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is there any technique of removing reverb from a sound clip with out altering the original clip?

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12 Answers 12

There's a couple of things you can do to reduce reverb.

What sort of equipment and plugins do you have?

A multiband compressor will certainly do a good job. A simpler option (that I found quite excellent) was SPL's De-Verb. Simple and effective.

Is it reverb that is a problem or is something off mic? There's little you can do about the latter.

Ian

I did a quick demo for De-Verb.

Link here

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That is crazy. De-Verb. Can you post some examples? –  Steve Urban Sep 21 '10 at 16:02

This question is very common, and you can find elements of answer here http://socialsounddesign.com/questions/2330/matching-dialogue-between-different-takes or there http://socialsounddesign.com/questions/629/getting-rid-of-room-sound-on-a-voice-recording.

Basically, your tools to fix problematic production sound are multiband compression/expansion, EQ and some more advanced processes like the ones addressed in the second topic I provided you with. But again, not a lot you can do, you can make things less worse and I've had a good experience on a film I made earlier this year.

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Some good advice above however if you approach the task with the following in mind you'll be happier with your efforts.

Removing reverb from a "continuous sound" i.e. a train of impulses like speech or music where the previous envelope causes the reverb envelope to merge with the next direct sound envelope, is like trying to remove the egg from a cake :-)

If there is sufficient gap between the direct sound and the reverberation curve, i.e. after the 1st or 2nd early reflections you stand a good chance.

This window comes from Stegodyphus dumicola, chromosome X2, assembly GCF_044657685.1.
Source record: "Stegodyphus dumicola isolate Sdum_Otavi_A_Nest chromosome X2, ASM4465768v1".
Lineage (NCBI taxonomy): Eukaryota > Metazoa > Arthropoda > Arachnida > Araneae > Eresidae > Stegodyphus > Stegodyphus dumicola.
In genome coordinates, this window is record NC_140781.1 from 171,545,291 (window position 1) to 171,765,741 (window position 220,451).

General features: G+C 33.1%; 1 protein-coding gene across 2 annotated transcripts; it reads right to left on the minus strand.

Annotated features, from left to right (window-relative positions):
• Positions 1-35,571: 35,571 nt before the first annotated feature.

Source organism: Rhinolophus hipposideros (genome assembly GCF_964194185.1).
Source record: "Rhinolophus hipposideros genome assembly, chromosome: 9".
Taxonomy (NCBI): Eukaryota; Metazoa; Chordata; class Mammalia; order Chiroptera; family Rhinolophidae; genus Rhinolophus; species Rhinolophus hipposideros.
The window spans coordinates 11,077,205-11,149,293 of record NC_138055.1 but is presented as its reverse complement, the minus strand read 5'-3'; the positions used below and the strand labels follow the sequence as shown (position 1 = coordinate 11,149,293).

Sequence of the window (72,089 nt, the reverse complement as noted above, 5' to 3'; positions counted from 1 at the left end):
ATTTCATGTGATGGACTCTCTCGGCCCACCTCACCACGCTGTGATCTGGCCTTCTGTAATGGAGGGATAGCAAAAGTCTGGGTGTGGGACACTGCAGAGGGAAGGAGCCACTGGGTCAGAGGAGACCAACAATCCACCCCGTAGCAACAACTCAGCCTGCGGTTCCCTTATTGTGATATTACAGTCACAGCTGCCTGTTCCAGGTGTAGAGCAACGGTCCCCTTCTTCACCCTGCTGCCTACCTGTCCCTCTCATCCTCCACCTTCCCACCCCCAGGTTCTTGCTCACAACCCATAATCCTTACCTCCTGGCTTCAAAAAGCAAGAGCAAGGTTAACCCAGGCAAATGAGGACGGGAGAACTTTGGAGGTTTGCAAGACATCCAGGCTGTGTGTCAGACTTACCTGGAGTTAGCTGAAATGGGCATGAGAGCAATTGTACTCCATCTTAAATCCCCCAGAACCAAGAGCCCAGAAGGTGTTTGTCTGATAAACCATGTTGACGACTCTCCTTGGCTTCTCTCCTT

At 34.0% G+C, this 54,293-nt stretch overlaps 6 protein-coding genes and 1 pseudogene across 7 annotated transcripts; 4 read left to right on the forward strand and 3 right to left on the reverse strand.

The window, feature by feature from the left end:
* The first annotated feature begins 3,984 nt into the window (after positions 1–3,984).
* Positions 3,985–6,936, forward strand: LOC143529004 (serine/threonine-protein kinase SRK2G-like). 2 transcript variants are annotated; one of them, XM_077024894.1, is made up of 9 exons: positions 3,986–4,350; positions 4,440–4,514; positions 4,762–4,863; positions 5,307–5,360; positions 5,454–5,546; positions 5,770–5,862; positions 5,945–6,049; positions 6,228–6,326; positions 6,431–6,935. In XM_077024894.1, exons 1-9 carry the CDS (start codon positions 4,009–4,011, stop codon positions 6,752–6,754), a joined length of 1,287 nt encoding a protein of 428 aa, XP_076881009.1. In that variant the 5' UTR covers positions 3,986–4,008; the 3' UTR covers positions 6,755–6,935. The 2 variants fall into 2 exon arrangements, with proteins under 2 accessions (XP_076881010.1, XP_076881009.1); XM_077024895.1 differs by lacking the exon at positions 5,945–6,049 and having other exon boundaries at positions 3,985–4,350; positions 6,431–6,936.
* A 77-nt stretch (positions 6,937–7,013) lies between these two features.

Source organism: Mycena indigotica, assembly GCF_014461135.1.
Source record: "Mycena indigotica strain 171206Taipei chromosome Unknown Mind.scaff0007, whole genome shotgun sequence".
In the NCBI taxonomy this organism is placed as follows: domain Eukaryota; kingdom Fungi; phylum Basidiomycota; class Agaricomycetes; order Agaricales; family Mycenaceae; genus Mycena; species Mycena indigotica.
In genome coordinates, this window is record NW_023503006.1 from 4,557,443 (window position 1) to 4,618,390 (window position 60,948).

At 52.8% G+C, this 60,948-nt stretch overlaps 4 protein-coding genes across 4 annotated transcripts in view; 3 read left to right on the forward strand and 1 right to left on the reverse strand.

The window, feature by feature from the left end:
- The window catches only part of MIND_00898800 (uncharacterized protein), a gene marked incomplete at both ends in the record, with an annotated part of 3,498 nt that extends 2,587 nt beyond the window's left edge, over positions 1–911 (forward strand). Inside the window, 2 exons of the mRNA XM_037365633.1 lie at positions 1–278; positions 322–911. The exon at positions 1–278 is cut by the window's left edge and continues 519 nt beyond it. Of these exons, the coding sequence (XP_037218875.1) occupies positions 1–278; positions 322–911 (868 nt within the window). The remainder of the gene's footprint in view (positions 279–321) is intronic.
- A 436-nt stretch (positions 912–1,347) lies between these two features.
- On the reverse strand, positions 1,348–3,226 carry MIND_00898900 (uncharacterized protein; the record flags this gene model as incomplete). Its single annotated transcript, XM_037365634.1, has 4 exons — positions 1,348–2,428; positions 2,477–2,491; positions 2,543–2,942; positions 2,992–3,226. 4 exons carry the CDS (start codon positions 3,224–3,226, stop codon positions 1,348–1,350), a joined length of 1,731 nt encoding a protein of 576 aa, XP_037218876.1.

If the mic is at or beyond the "critical distance" you have very little chance.

James

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also potentially helpful: http://en.wikipedia.org/wiki/Room_modes

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Hi Matt I know this tutorial is in Spanish, but you will get the idea hope is useful. Michel

http://www.youtube.com/watch?v=Jdgr8ZnNvlE&feature=player_embedded

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I saw the multi-band compression comment - that can help - but I know that it would be around the same mid-range frequencies in the tails. My first try would be by using a gate to remove the tails, as they would be lower in amplitude. Maybe use the MBC to pull down the extraneous, and really, if you want to get down to surgical - use iZotope RX to erase the non-transient information using the spectrograph and scrub out tool. That software works wonders.

-Curtis

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+1. RX is a truly stunning tool! –  ianjpalmer Sep 24 '10 at 8:33

The demo of De-verb is no longer on the link :( Anyone have a demo I can listen to someplace?

I have a shoot coming up where the one room is extremely bright and reverbial is there such a word?) and I will have to try match the sound from other locations. I am researching as to what my options will be and any help will be greatly appreciated!

Thanks!

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I've gotten good results using multi-band expansion plug-ins like Waves C4. It's useful because you're not cutting the tail, but simply attenuating it so that the decay happens faster. You aren't going to be able to get rid of all of it, but you can definitely reduce the presence of the reverberation.

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Dyvision's plugin can be useful. I actually use it as a noise reduction effect, particularly for removing low level outdoors rumble and noise, indeed I get better results from it than plugins costing many times more.

http://www.dyvision.co.uk/reverbremover.html

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Reverb removing for Zynaptiq UNVEIL.

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I've always been pleasantly surprised with what de-verb can do. You can still use it do much and screw things up but it's been a life saver a few times. There are times when tools that just do one thing are great.

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I second SPL De-verb, absolutely fabulous plug.

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